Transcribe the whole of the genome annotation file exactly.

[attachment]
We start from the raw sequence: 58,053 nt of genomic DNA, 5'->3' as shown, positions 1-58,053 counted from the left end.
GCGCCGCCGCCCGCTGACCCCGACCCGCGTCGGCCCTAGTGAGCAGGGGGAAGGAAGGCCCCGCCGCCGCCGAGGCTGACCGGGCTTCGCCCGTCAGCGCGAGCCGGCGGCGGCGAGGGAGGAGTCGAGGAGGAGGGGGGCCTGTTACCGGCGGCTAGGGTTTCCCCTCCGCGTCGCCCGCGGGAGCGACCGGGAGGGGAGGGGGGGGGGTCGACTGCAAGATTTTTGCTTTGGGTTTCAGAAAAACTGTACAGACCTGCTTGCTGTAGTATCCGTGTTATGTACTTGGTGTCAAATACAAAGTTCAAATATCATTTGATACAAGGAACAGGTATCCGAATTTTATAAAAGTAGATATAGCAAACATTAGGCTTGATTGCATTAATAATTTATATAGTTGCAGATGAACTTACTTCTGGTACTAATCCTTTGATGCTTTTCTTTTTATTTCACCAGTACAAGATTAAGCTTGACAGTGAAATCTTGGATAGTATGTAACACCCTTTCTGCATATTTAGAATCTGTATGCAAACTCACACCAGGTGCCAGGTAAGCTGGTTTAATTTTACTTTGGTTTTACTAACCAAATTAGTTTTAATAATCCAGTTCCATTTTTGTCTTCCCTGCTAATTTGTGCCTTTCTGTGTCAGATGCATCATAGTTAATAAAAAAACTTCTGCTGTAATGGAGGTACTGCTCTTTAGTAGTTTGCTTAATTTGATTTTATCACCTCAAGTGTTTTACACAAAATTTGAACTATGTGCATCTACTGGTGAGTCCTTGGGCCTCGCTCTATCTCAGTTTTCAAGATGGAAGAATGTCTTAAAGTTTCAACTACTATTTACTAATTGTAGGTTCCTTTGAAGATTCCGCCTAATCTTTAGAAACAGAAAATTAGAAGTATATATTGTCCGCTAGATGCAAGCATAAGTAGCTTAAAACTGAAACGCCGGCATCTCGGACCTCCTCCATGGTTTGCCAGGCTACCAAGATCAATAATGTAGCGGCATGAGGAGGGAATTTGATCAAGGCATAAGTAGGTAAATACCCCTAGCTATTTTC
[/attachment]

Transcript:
We start from the raw sequence: 58,053 nt of genomic DNA, 5'->3' as shown, positions 1-58,053 counted from the left end.
GCGCCGCCGCCCGCTGACCCCGACCCGCGTCGGCCCTAGTGAGCAGGGGGAAGGAAGGCCCCGCCGCCGCCGAGGCTGACCGGGCTTCGCCCGTCAGCGCGAGCCGGCGGCGGCGAGGGAGGAGTCGAGGAGGAGGGGGGCCTGTTACCGGCGGCTAGGGTTTCCCCTCCGCGTCGCCCGCGGGAGCGACCGGGAGGGGAGGGGGGGGGGTCGACTGCAAGATTTTTGCTTTGGGTTTCAGAAAAACTGTACAGACCTGCTTGCTGTAGTATCCGTGTTATGTACTTGGTGTCAAATACAAAGTTCAAATATCATTTGATACAAGGAACAGGTATCCGAATTTTATAAAAGTAGATATAGCAAACATTAGGCTTGATTGCATTAATAATTTATATAGTTGCAGATGAACTTACTTCTGGTACTAATCCTTTGATGCTTTTCTTTTTATTTCACCAGTACAAGATTAAGCTTGACAGTGAAATCTTGGATAGTATGTAACACCCTTTCTGCATATTTAGAATCTGTATGCAAACTCACACCAGGTGCCAGGTAAGCTGGTTTAATTTTACTTTGGTTTTACTAACCAAATTAGTTTTAATAATCCAGTTCCATTTTTGTCTTCCCTGCTAATTTGTGCCTTTCTGTGTCAGATGCATCATAGTTAATAAAAAAACTTCTGCTGTAATGGAGGTACTGCTCTTTAGTAGTTTGCTTAATTTGATTTTATCACCTCAAGTGTTTTACACAAAATTTGAACTATGTGCATCTACTGGTGAGTCCTTGGGCCTCGCTCTATCTCAGTTTTCAAGATGGAAGAATGTCTTAAAGTTTCAACTACTATTTACTAATTGTAGGTTCCTTTGAAGATTCCGCCTAATCTTTAGAAACAGAAAATTAGAAGTATATATTGTCCGCTAGATGCAAGCATAAGTAGCTTAAAACTGAAACGCCGGCATCTCGGACCTCCTCCATGGTTTGCCAGGCTACCAAGATCAATAATGTAGCGGCATGAGGAGGGAATTTGATCAAGGCATAAGTAGGTAAATACCCCTAGCTATTTTC